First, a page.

Many years ago, I was at a train station in England. I saw that a train was leaving for York in the next five minutes. I immediately started running to get to that platform. But I didn’t make it, which turned out to be a good thing. Because in my haste to make the train, I completely forgot that my backpack was still in a locker.
Luckily, there were three tracks between that train and me, so there was a buffer between the impulse and the consequence.I often wish there were such mental tracks between us and other rash decisions. Like sending that angry email to ‘reply all.’ Like repeated texts to the person who has already made it clear that it’s over. Like buying the more expensive car that is going to add $200 to the monthly payment.
But since there’s not, we have to teach ourselves to stop and think before acting on an impulse. I am still not terribly good at this (after decades of both practice and suffering the consequences). But it can be done, often with just some simple questions before pushing the ‘send’ button or signing the dotted line:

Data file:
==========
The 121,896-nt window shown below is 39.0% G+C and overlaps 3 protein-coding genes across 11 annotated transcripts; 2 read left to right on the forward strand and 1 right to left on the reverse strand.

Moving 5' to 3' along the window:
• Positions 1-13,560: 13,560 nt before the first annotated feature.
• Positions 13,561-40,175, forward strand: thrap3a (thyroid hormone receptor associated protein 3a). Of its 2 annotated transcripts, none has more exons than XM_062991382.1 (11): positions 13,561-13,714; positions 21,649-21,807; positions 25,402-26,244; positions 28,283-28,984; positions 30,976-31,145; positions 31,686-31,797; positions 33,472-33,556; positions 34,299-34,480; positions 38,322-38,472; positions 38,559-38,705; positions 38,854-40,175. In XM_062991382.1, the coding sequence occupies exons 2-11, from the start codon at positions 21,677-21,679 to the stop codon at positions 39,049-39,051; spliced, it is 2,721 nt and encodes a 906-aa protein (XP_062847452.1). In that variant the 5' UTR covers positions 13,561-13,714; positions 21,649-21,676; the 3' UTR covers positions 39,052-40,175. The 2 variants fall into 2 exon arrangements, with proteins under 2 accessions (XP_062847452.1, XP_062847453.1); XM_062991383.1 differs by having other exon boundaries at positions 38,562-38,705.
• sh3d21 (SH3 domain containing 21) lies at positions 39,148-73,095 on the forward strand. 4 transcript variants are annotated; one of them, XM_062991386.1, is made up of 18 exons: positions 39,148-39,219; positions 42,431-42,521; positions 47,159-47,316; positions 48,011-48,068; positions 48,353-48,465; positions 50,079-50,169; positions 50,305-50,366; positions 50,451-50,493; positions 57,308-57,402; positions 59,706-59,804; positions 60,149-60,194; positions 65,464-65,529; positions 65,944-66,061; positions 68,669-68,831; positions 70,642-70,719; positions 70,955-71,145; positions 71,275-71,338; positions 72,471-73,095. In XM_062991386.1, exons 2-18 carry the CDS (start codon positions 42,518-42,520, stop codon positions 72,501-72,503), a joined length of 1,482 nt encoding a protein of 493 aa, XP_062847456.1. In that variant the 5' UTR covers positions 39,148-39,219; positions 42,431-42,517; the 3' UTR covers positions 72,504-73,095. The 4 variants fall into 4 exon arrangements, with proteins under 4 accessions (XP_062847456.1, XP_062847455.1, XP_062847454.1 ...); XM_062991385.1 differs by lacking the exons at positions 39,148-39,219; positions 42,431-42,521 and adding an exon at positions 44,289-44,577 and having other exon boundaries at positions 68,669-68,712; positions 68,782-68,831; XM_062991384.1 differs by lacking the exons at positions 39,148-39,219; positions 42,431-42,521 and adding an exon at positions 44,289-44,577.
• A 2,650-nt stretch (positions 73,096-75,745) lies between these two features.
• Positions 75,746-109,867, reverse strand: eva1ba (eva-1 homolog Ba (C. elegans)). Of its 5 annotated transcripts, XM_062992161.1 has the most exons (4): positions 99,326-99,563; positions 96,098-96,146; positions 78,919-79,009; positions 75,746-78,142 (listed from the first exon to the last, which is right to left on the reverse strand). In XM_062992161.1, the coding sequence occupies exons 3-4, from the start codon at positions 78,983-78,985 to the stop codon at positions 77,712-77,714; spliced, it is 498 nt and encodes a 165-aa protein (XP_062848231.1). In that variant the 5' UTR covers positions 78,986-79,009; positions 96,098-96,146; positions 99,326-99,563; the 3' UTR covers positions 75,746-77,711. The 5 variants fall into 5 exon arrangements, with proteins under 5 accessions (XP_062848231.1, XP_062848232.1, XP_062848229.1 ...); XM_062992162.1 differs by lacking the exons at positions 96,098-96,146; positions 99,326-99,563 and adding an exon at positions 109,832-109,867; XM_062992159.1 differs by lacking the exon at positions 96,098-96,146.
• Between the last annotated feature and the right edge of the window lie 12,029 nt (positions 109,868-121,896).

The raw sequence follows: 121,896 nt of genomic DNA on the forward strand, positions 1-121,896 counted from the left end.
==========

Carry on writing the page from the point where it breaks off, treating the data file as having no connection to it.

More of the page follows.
- How will I feel about this in two days? (If you’re not sure, why not wait the two days and see how you feel.)
- Will this action hurt other people’s feelings? Is it worth it?
- Who else will be affected? (If my kid can’t go to summer camp because I chose the fancier car, is that a good trade-off? I’m not saying it’s not. I’m just urging some reflection.)
- Am I going to be able to still work well with others if I do this?
- What am I giving up by doing this? (Peace of mind, collegiality, financial security)
I’m not saying that we should never act on impulse. But for some of us, impulse is our standard operating procedure, and it hasn’t been working that well. For people like us, a little thought between impulse and action would be a very good thing.